Modern medicine has improved the way in which drugs are administered, the level of sophistication that goes into the making of pharmaceuticals is beyond most peoples’ understanding. Just because drugs are becoming more and more advanced does not mean that there isn’t still a level of danger which everyone should be concerned about. In the last decade more and more drugs are being offered in a transdermal form. Nicotine patches are probably the most widely known and used, but there are transdermal patches that can administer nitroglycerin and strong painkillers like Fentanyl over an extended period of time which lessens the possibility for overdose or abuse.
If children happen to get their hands on one of their parents’ patches it can be extremely dangerous and even fatal. MSNBC reports of several cases where children have found unused or discarded patches in the trash can and sucked on them, by doing so it will cause the medication to get into the blood stream rapidly potentially causing an overdose. There are about 60 different types of transdermal patches and in the United States alone, 22 million of them were prescribed last year according to MSNBC; so it is clear that there are plenty of opportunities for kids to find such drugs around the house with relative ease.
“Even after they’re used, after 72 hours, there’s still a residual drug that can be left in the patch and can be dangerous for a child,” said Thomas Clemence, a registered pharmacist at Central Maine Medical Center in Lewiston.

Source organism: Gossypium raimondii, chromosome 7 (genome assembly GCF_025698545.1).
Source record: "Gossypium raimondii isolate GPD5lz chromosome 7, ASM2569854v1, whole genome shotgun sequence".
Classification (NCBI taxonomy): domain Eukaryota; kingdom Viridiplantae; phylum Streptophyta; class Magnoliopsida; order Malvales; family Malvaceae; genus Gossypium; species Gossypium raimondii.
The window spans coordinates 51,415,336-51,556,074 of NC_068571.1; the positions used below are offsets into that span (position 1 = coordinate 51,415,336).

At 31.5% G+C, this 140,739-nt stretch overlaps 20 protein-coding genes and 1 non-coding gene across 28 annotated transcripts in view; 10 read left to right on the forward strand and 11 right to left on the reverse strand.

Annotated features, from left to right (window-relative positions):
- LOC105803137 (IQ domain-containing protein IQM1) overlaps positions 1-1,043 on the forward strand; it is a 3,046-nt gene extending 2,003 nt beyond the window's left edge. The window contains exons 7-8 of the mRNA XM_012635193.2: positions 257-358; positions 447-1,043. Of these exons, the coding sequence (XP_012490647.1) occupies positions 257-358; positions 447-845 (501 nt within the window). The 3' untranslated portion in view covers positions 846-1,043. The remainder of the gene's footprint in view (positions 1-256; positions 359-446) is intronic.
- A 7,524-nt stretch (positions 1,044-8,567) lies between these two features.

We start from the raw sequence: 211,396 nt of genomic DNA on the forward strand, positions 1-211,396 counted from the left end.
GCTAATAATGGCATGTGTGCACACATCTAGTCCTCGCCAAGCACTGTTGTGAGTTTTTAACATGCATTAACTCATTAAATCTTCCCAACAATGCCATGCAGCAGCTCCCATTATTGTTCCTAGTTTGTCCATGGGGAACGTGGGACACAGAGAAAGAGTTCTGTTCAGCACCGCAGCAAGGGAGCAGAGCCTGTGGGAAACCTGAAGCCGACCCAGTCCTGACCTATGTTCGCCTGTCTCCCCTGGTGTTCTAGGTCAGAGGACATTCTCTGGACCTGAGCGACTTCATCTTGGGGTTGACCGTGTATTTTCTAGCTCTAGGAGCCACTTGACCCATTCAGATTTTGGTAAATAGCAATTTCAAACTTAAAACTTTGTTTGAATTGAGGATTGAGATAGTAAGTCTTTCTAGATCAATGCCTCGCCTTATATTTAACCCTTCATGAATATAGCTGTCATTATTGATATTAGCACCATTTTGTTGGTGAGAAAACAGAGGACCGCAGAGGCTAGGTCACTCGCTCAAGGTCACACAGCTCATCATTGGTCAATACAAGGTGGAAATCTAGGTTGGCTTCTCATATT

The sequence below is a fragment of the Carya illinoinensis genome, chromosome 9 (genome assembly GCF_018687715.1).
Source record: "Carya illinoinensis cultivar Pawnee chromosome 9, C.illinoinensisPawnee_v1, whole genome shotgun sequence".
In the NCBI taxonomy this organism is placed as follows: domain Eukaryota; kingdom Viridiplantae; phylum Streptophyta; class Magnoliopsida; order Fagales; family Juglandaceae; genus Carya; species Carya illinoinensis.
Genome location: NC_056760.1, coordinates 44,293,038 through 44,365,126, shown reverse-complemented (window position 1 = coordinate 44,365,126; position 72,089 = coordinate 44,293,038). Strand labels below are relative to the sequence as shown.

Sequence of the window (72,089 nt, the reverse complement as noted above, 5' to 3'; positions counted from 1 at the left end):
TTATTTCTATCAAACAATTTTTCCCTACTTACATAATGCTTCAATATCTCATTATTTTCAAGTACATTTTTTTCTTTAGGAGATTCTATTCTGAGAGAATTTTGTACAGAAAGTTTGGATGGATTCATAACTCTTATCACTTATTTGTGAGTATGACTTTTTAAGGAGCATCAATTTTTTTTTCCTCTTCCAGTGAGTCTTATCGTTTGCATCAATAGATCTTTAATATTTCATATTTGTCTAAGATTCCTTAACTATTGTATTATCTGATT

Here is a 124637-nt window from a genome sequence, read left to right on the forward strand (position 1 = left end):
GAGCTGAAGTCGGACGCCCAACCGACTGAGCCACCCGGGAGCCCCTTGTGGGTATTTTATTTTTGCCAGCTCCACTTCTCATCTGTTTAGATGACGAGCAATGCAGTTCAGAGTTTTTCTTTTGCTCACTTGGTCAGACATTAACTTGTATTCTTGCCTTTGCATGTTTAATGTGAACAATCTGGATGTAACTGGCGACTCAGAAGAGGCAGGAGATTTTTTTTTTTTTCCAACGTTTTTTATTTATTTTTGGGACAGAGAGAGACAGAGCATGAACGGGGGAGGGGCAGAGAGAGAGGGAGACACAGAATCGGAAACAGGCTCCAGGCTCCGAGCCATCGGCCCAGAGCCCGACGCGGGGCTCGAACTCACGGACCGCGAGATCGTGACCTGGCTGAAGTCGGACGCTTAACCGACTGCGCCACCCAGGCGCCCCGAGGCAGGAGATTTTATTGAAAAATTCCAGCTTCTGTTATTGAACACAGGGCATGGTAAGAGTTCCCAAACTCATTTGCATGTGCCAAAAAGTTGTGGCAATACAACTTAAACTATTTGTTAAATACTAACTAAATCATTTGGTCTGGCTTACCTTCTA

Parents who are prescribed transdermal medications need to be vigilant about where they store them around the house, as well as have a biohazard receptacle for disposing of used patches to protect curious children. Since 1997, at least four children have died and six have been hospitalized from exposure to opioid Fentanyl patches.
Friday, August 5, 2011
Underage drinking is a major concern from California all the way to Maine, a bi-coastal problem with implications more severe than most may even understand. It is a common misconception that marijuana is the "gateway drug"; the fact is that most addicts and alcoholics start the journey towards addiction with a drink from their parents’ liquor cabinet at a relatively young age. Children and parents alike share the belief that alcohol is not that big of deal, if it were, alcohol would not be legal let alone sold on almost every street corner in the United States.
Surprisingly, the state that leads the nation in underage drinking is one of the smallest, according to new statistics. A new federal report, made public recently, showed that Vermont has the highest rate of underage drinking in the nation and is second in youth marijuana use, the Burlington Free Press reported. Vermont had the highest estimated rate of adult marijuana use in the 18 to 25 age bracket (30.6 percent); what’s more, Vermont had the highest rate of adults who started using marijuana (11.9 percent), while Utah had the lowest rate (3.5 percent).
The Substance Abuse and Mental Health Services Administration conducted a state-by-state analysis of behavioral health issues. Their findings revealed that 36.6 percent of 12- to 20-year-olds in Vermont said they drank alcohol in the previous month; Utah had the lowest underage drinking rate, 14.2 percent.
Vermont's location may be a contributing factor in all of this considering that it is sandwiched between Montreal and Boston, according to Barbara Cimaglio, Deputy Commissioner for Alcohol and Drug Abuse Programs for the Vermont Department of Health. That part of the country is an area that sees a lot of drug trafficking and very little entertainment, there are no major sports teams or large concert halls. The citizens of Vermont also experience long cold winters that does not afford people the opportunity to go outside and be active; idleness can lead to depression that gets treated with substance abuse.